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Try this refreshing gin and tonic sorbet

This article originally appeared in City Press.

by: Lesego Semenya | 29 Jan 2017

(Image - iStock)

One of my favourite drinks at the moment is gin. There has been a huge wave of artisanal gin coming out of South Africa recently and industry know-it-alls reckon that, after our wine and beer exports, gin will be our next big alcoholic gift to the world.

ALSO READ: Gin for beginners: All you need to know about this popular spirit

You can buy glucose syrup at most good supermarkets; for some reason they more often put it in the health food section in tubs. If it’s not there, search for bakery supply stores in your area (or check out my blog, where I have a recipe for a simple syrup to make a sorbet the classic way). I normally tell people to use golden syrup if they can’t find glucose, but I wouldn’t recommend it for this recipe because it will change the colour of your sorbet. The whole point of a gin and tonic sorbet is to keep it as white and fresh-looking as possible ... like a gin and tonic. The reason you use glucose is because it doesn’t crystallise like sugar does and so it results in a smoother final product.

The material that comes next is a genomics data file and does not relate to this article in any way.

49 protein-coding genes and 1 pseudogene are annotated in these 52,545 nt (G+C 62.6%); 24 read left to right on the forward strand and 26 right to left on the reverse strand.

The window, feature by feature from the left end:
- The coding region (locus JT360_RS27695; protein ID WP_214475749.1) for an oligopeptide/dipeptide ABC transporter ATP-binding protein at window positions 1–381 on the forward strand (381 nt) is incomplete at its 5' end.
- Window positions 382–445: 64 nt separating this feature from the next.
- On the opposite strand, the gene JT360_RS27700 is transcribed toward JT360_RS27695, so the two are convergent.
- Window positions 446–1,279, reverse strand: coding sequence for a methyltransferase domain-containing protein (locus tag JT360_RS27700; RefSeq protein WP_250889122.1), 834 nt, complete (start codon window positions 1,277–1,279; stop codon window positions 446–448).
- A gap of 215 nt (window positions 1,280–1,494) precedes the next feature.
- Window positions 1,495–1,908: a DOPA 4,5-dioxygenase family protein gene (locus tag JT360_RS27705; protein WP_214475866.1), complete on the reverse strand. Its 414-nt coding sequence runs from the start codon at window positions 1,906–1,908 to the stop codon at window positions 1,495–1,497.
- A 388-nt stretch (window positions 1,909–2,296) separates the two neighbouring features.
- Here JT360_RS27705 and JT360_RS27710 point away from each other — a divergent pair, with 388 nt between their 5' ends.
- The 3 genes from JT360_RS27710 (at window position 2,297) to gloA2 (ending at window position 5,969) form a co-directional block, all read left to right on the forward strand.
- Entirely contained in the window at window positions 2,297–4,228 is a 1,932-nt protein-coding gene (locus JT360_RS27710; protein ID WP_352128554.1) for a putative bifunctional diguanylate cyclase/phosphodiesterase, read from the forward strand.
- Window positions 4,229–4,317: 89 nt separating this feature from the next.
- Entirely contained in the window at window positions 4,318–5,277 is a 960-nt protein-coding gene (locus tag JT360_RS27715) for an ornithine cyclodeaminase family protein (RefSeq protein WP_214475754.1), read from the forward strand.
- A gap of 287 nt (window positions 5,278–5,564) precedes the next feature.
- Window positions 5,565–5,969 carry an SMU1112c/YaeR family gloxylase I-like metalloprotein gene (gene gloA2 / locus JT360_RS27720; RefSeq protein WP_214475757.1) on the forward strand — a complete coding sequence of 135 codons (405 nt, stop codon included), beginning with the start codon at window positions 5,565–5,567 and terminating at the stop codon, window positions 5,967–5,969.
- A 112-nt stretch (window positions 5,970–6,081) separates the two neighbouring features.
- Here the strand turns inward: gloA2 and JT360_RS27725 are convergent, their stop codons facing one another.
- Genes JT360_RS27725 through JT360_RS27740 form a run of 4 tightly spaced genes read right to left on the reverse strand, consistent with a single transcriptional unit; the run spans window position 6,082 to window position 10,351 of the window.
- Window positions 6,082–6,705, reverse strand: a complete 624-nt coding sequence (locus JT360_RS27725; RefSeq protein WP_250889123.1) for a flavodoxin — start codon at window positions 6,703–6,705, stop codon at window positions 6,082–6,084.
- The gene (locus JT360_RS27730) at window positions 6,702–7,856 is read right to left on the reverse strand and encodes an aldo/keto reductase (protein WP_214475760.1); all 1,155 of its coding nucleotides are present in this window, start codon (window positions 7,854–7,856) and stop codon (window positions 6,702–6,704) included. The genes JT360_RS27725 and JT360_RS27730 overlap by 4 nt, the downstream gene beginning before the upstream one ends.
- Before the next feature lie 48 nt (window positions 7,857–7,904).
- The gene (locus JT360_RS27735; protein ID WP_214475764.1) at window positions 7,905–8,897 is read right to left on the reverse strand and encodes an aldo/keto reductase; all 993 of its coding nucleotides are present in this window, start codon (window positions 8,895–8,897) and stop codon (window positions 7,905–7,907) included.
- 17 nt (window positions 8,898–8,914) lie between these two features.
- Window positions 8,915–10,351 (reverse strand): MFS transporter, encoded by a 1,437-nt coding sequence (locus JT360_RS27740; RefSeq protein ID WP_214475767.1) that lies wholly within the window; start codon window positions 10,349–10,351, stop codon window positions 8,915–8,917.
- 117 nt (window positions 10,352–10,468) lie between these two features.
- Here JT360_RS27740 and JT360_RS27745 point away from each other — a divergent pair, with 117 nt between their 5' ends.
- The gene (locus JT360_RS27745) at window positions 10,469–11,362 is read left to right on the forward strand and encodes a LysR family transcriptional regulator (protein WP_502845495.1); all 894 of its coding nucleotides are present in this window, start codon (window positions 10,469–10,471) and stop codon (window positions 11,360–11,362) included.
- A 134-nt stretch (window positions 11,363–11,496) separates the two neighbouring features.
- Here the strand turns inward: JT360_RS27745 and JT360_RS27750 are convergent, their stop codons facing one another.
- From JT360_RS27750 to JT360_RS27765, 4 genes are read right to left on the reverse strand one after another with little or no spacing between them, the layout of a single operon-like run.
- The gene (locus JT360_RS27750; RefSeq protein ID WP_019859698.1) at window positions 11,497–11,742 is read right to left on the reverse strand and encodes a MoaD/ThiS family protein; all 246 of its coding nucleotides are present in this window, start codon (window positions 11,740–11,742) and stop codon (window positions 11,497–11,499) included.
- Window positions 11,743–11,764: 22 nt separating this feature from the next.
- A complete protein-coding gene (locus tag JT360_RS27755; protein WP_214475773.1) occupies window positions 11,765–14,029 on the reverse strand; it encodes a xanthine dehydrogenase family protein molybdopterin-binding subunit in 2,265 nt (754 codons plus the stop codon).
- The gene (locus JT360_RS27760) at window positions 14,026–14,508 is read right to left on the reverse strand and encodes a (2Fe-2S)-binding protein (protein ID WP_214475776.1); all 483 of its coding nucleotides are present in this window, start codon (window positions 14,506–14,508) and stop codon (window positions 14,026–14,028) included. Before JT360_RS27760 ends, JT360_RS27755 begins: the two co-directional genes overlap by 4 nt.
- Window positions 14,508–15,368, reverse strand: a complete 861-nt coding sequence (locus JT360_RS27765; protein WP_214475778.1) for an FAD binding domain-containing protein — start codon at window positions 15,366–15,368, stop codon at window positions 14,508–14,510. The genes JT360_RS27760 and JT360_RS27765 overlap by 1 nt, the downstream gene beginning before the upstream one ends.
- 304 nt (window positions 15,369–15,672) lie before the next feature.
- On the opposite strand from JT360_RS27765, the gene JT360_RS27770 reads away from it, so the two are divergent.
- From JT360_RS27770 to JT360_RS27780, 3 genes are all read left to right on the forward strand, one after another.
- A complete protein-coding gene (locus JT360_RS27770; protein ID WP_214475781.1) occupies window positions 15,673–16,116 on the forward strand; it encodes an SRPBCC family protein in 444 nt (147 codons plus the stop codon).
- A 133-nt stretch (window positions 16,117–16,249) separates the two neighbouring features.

ALSO READ: Add one of these 15 local gins to your drinks trolley


. 300g castor sugar

. 100g glucose syrup

. 400ml water

. 400ml tonic water

. 80ml good-quality gin

. 1 lime, zest and juice

.½ a lemon, zest and juice


Put the sugar, water and glucose in a pan on a low heat to dissolve. Once the sugar is dissolved, increase the heat and allow the mixture to boil for about a minute. Remove from the heat.

Stir in the tonic water and place the mixture in the fridge to cool down completely.

Once cooled, stir in the lemon and lime juices and zest. Also add the gin and mix well.

Pour the mixture into a freezer-proof container and place it in the freezer.

Every 30 minutes, remove from the freezer and whisk. Repeat this until frozen. This will take three to four hours and, yes, it may seem tedious but it’s awesome in the end. After the four hours, once it’s frozen, place the mixture in a blender and blend quickly.

Return it to the container and back to the freezer. This process has to be quick. Don’t allow the mixture to melt. Alternatively, use an ice cream maker and churn the mixture.

Serving tip: Spoon out the inside of limes and place your scooped sorbet in them.

Check out more recipes on Semenya’s blog at

For his professional services, visit

ALSO READ:6 cool SA gin distilleries to check out

Read more on: sorbet  |  spirits  |  gin  |  cocktails  |  recipes  |  drinks

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